Winterhaven Water getting big fixes
There's federal money flowing in Winterhaven.
The Winterhaven Water District has picked up a $500,000 federal grant to improve its plant and other operations. And elsewhere in the small community, residents are being encouraged to improve their homes through loans and grant aid.
The more recent award, for the water system, makes it possible for the colonia's water district to make a wide range of repairs, including:
• Replacing the pump for the chlorine feeding system.
• Proper destruction of an inactive well.
• Recoating two water tanks.
• Repair to the water tanks' asphalt base.
• Replacement of 11 non-functioning fire hydrants.
• Replacement of two pumps used in conjunction with potassium permanganate, a compound used in water treatment that controls taste, odors, color, among other things.
• Replacement of two generators to comply with clean air requirements.
• Overhaul of the improperly functioning wastewater lift station, which is the only means of wastewater disposal. Malfunction of the lift station could cause sewage overflow.
The project is funded by the Community Development Block Grant program administered by the state of California. Imperial County applied for the competitive award on behalf of the water district. The award was part of more than $2 million selected for various improvement projects in Imperial County.
The water district serves a small customer base and can find it hard to make expenses, said Imperial County Supervisor John Renison, whose district covers Winterhaven.
Meanwhile, it's harder for Yuma's neighboring California county to spend some of the other dollars it's gotten from the government.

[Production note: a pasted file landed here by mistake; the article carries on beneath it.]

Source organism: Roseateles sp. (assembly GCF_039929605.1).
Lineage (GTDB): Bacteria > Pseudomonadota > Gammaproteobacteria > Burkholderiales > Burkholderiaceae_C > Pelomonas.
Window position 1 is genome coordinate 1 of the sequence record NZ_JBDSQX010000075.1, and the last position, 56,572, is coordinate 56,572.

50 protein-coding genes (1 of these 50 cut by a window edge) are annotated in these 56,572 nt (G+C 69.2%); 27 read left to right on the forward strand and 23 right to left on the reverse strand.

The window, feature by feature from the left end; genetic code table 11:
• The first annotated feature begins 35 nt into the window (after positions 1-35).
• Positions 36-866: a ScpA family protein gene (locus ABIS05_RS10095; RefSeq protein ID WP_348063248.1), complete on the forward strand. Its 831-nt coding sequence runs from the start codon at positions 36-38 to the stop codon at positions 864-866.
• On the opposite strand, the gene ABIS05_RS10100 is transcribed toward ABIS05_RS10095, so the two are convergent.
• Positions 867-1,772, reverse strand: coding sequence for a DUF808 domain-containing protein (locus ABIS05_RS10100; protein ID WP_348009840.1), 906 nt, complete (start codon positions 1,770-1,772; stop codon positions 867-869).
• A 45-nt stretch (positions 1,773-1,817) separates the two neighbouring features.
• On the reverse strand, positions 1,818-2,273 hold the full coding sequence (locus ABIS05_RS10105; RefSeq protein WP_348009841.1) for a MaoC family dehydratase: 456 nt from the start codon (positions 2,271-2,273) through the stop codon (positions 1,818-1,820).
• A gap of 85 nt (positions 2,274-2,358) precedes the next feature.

Imperial County has hundreds of thousands of dollars to give to Winterhaven residents who want to improve their homes through a rehabilitation loan program. But the county isn't getting many takers — and if it doesn't by the end of the year, it loses the money.
Esperanza Colio, the Economic Development Division manager for Imperial County, said people seem afraid to take out a loan in this down economy, or appear skeptical of the program.
One homeowner has agreed to sign on. The resident's mobile home will be replaced at a cost of about $100,000.
That still leaves about $300,000 in the fund, enough to repair or rebuild two or three more homes, Colio said.
The grant ends on Dec. 31, and if the county shows that it at least has some clients in the pipeline, it can probably get an extension, Colio said. But if the county can't show it's working with people on their homes, it has to give the remaining money back to the state, which administers the grant.
Making use of the money is good for both residents and the county, officials say. For the latter, it gives a credibility boost when applying for future grants.
Here's an example of how the loan program works:
A family wants to get their house repaired. An inspector determines that the house is in such disrepair that it'd be better to tear it down and rebuild. If a new build costs $120,000 but an appraisal ultimately puts the finished home at a worth of $80,000, the family gets an $80,000 loan, and the remaining $40,000 is forgiven.
Payments on the loan are worked out to what the homeowner can afford, and many area residents would be low-income enough to have an interest rate of 1 or 2 percent, Colio said.
For more information, call Imperial County's Economic Development Division at 1-760-482-4900.
Hillary Davis can be reached at firstname.lastname@example.org or 539-6857. Find her on Facebook at Facebook.com/YSHillaryDavis or on Twitter at @YSHillaryDavis.